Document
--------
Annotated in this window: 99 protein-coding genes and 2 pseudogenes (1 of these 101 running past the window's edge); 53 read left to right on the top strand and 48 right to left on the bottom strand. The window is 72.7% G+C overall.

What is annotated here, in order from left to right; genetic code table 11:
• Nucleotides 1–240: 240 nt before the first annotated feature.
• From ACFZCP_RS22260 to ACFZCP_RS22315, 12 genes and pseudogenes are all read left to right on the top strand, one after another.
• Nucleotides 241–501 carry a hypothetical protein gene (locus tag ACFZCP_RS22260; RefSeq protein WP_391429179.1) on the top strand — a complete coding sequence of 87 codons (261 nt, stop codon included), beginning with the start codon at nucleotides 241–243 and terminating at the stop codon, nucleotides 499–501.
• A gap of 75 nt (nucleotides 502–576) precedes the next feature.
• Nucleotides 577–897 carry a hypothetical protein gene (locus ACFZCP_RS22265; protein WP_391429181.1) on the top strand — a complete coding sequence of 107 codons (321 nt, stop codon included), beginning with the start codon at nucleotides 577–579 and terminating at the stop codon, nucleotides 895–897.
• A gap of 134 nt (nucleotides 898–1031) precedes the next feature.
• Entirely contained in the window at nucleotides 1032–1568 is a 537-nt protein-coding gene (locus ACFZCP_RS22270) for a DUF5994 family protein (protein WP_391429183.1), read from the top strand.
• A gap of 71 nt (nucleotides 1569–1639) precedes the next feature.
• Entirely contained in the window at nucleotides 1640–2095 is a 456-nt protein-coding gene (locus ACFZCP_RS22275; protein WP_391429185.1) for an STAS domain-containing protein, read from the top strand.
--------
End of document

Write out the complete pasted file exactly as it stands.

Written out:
Annotated in this window: 99 protein-coding genes and 2 pseudogenes (1 of these 101 running past the window's edge); 53 read left to right on the top strand and 48 right to left on the bottom strand. The window is 72.7% G+C overall.

What is annotated here, in order from left to right; genetic code table 11:
• Nucleotides 1–240: 240 nt before the first annotated feature.
• From ACFZCP_RS22260 to ACFZCP_RS22315, 12 genes and pseudogenes are all read left to right on the top strand, one after another.
• Nucleotides 241–501 carry a hypothetical protein gene (locus tag ACFZCP_RS22260; RefSeq protein WP_391429179.1) on the top strand — a complete coding sequence of 87 codons (261 nt, stop codon included), beginning with the start codon at nucleotides 241–243 and terminating at the stop codon, nucleotides 499–501.
• A gap of 75 nt (nucleotides 502–576) precedes the next feature.
• Nucleotides 577–897 carry a hypothetical protein gene (locus ACFZCP_RS22265; protein WP_391429181.1) on the top strand — a complete coding sequence of 107 codons (321 nt, stop codon included), beginning with the start codon at nucleotides 577–579 and terminating at the stop codon, nucleotides 895–897.
• A gap of 134 nt (nucleotides 898–1031) precedes the next feature.
• Entirely contained in the window at nucleotides 1032–1568 is a 537-nt protein-coding gene (locus ACFZCP_RS22270) for a DUF5994 family protein (protein WP_391429183.1), read from the top strand.
• A gap of 71 nt (nucleotides 1569–1639) precedes the next feature.
• Entirely contained in the window at nucleotides 1640–2095 is a 456-nt protein-coding gene (locus ACFZCP_RS22275; protein WP_391429185.1) for an STAS domain-containing protein, read from the top strand.